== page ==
It’s taken me a couple of days to get around to writing a sort of “Florida wrap-up” post on our trip down to see the in-laws in Naples. We didn’t get home Wednesday until after midnight (our flight wasn’t delayed– we were just on a late flight) and then we spent most of Thursday either recovering from the trip or going up to Brighton to buy an account and start shopping at Costco. That’s its own fine story….
Anyway, more picts and such:
On Tuesday, while Annette and her mother went shopping, Will and his grandpa and I went to Caribbean Gardens/The Naples Zoo. I’m not completely sure I understand all of this, but this place used to be called “Caribbean Gardens” and was until very recently a privately-run zoo. But when the owners of “Caribbean Gardens” decided it was time to cash in– the land is probably worth millions– the city of Naples stepped in and bought it. So even though everything still says Caribbean Gardens, it’s not. If that makes sense.
Anyway, Caribbean Gardens is a modest but pretty nice place to spend a couple of hours. There’s a boat ride known as the “Primate Expedition Cruise” on a small lake dotted with tiny islands which serve as the “cages” for a bunch of different kinds of monkeys. They have a ton of alligators which they feed big hunks of chicken (sadly, those pictures didn’t turn out well), and they also make the most of their other animals by dramatically feeding them, as we see with this tiger:
They also had a great snake show that featured all sorts of cool snakes and lizards and stuff like that. Will had a grand time. Here he is petting a big ol’ boa as we were walking out of the show:
A bit over-priced in my view, but still fun.
Since our flight on Wednesday was quite late, we went up to Fort Myers (where the airport is) and spent a couple hours at the Edison/Ford Winter Retreat. Long LONG story short: Edison had a winter home in Fort Myers since the 1880s and spent between 3 and 6 months a year at the place pretty much his whole life. Henry Ford bought the house next door in 1915, and they spent a fair amount of time together. After these two died, the families gave up the property to the city of Fort Myers and now they have tours.
I posted some information about some of the stuff in the museum part of things– especially different things Edison invented having to do with media technologies– on my official blog, if you’re interested. This is more of the “touristy” stuff here.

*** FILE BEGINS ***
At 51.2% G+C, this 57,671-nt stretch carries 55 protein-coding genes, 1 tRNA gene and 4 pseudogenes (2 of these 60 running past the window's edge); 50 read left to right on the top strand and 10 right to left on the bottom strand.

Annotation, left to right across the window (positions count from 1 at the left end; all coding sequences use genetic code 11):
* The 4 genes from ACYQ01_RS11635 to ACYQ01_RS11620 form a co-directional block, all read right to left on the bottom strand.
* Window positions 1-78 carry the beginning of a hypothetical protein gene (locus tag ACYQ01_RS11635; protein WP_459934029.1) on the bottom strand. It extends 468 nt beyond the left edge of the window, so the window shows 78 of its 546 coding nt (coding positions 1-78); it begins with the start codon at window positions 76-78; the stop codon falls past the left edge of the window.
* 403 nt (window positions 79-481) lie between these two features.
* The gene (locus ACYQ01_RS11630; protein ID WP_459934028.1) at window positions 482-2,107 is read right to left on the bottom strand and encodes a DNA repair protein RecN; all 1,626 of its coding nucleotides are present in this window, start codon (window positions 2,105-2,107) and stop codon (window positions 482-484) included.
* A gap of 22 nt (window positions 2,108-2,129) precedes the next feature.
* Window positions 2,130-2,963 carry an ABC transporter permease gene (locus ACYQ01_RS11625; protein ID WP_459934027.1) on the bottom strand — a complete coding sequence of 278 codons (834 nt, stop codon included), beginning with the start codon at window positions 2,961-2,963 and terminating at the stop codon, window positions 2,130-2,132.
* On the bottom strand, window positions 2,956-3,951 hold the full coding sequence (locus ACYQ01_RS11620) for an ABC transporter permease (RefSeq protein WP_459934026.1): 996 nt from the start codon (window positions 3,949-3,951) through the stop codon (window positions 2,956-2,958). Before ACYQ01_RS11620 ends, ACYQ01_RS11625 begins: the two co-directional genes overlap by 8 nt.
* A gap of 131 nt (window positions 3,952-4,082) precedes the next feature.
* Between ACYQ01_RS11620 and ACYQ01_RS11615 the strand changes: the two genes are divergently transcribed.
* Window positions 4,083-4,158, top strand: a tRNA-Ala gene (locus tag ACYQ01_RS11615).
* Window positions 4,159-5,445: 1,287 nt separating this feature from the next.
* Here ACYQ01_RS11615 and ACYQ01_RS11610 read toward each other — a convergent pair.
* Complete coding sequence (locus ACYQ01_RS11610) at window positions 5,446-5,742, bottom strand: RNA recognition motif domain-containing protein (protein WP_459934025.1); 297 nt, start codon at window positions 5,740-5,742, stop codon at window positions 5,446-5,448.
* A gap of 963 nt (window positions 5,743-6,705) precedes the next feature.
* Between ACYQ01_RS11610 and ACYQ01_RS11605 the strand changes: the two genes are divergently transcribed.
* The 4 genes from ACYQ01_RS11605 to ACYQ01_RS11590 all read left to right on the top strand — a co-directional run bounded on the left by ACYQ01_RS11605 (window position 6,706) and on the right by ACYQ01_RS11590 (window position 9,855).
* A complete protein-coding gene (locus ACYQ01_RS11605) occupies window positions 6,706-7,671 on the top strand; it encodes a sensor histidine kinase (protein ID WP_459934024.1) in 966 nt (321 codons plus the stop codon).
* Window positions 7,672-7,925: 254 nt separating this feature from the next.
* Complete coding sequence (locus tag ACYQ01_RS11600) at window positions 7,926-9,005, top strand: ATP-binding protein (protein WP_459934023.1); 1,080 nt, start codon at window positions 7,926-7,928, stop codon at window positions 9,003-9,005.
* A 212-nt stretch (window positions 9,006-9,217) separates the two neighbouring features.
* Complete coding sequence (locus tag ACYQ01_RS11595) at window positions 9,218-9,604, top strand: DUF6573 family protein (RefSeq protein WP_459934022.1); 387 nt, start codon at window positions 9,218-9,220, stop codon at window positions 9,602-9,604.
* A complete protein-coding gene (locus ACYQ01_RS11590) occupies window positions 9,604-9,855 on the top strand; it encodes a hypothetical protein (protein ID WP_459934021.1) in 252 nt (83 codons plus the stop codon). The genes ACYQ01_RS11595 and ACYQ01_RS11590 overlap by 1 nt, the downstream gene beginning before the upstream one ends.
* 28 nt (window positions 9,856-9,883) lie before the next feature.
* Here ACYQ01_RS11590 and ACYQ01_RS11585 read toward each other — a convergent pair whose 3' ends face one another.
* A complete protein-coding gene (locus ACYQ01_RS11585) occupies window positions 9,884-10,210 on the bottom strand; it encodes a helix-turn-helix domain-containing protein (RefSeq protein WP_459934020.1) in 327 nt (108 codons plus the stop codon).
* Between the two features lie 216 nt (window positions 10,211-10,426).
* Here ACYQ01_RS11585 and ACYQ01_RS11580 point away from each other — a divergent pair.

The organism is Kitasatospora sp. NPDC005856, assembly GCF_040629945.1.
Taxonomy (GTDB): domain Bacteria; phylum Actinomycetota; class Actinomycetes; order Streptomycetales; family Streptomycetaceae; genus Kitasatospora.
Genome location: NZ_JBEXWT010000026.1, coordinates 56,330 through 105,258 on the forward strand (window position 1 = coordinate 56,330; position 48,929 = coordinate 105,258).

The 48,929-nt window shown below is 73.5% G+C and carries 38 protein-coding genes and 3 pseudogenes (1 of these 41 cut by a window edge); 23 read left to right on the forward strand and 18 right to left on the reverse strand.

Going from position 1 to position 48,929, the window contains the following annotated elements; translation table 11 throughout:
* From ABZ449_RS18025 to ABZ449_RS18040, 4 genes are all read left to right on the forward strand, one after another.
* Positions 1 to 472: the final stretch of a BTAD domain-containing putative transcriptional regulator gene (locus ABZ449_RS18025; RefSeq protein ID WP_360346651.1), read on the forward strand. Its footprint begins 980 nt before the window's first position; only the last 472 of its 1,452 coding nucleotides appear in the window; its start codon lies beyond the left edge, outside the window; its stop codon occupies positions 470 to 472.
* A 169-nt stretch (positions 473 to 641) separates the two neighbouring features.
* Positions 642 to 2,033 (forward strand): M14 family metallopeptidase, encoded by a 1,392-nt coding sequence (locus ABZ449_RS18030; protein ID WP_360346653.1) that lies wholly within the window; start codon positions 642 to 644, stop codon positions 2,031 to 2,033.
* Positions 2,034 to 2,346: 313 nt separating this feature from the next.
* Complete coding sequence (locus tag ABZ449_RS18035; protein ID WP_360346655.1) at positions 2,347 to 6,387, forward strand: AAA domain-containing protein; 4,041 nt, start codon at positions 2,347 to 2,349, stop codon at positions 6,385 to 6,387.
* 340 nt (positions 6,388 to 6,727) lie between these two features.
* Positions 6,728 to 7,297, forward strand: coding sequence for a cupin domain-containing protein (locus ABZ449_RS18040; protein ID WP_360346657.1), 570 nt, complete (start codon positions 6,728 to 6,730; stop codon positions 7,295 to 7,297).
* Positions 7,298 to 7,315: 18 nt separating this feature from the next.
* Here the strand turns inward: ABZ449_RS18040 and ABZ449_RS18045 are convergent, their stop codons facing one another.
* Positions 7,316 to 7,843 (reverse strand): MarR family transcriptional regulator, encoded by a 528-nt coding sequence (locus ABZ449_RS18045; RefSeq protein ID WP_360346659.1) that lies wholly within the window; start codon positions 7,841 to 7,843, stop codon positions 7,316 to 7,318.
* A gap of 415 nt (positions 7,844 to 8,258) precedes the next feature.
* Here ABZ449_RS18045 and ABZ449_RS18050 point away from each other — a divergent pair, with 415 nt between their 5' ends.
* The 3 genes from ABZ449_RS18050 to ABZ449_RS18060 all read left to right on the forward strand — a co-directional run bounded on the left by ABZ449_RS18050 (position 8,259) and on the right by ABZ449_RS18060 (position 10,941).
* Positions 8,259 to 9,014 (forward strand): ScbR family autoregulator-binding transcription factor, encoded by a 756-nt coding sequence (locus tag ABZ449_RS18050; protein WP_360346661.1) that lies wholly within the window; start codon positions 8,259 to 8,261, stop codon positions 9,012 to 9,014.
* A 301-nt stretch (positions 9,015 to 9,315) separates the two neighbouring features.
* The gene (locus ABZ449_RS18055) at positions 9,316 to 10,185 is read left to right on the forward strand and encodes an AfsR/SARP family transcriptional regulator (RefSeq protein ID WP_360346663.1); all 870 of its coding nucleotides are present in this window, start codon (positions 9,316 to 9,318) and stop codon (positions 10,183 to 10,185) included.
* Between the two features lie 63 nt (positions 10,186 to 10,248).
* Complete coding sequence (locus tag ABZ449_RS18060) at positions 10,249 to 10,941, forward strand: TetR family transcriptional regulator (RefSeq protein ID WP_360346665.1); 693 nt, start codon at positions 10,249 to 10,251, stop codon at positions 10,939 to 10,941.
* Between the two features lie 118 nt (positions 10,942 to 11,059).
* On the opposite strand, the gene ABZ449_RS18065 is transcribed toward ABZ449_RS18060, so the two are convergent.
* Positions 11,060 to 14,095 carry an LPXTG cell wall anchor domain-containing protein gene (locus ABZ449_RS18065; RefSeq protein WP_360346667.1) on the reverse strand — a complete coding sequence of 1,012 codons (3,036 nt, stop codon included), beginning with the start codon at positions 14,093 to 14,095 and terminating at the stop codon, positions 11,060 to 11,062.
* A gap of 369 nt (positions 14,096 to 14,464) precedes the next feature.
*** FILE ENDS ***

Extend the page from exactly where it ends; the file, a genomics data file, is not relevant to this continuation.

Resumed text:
Here’s Will and I with a ridiculously large statue of Edison (unless he really was seven and a half feet tall) in front of an enormous banyan tree. The picture doesn’t really do it justice because the tree covers a couple hundred (at least) square yards of space. At first, we were told it was the second biggest banyan tree in the world; then they said it was the biggest banyan tree in the U.S.; then it was the biggest banyan tree in the Continental U.S. (there is a bigger one in Hawaii). I don’t know; it was a big-assed tree.
This is the front of Edison’s House (with Annette’s mom walking by). There wasn’t much in the house actually because they were just finishing up a major restoration. The Edisons had termite problems big-time.
This is the back of Ford’s House; on the left is a garage that had some old cars in it. Ford’s house was pretty much as it was way back when because it was made from a certain kind of Florida pine that was resistent to termites. The woodwork inside this place was really amazing.
Here’s a picture of Edison’s swimming pool. I realize this is a kind of dumb picture, but I decided to include this picture so I could include this one:
Not just “No Trespassing” or “Keep off the pool deck;” the Historic pool deck. Whatever.
Finally, there was Edison’s lab:
This is actually Edison’s second lab on the grounds. The first lab he had here– one where he supposedly perfected the lightbulb– is the one that is now at Greenfield Village in Dearborn. This lab was constructed after World War I as part of a collaboration between Edison, Ford, and Firestone to find a substitute for rubber. When that company went out of business, they pretty much left everything in place, turned off the lights, and locked the door. In other words, this stuff is all pretty much the way it was back in Edison’s day.
At least that’s what the guide said.
On the whole, it was a good trip. It’s always nice to go down there this time of year, where a dip into the 50s is considered frigid.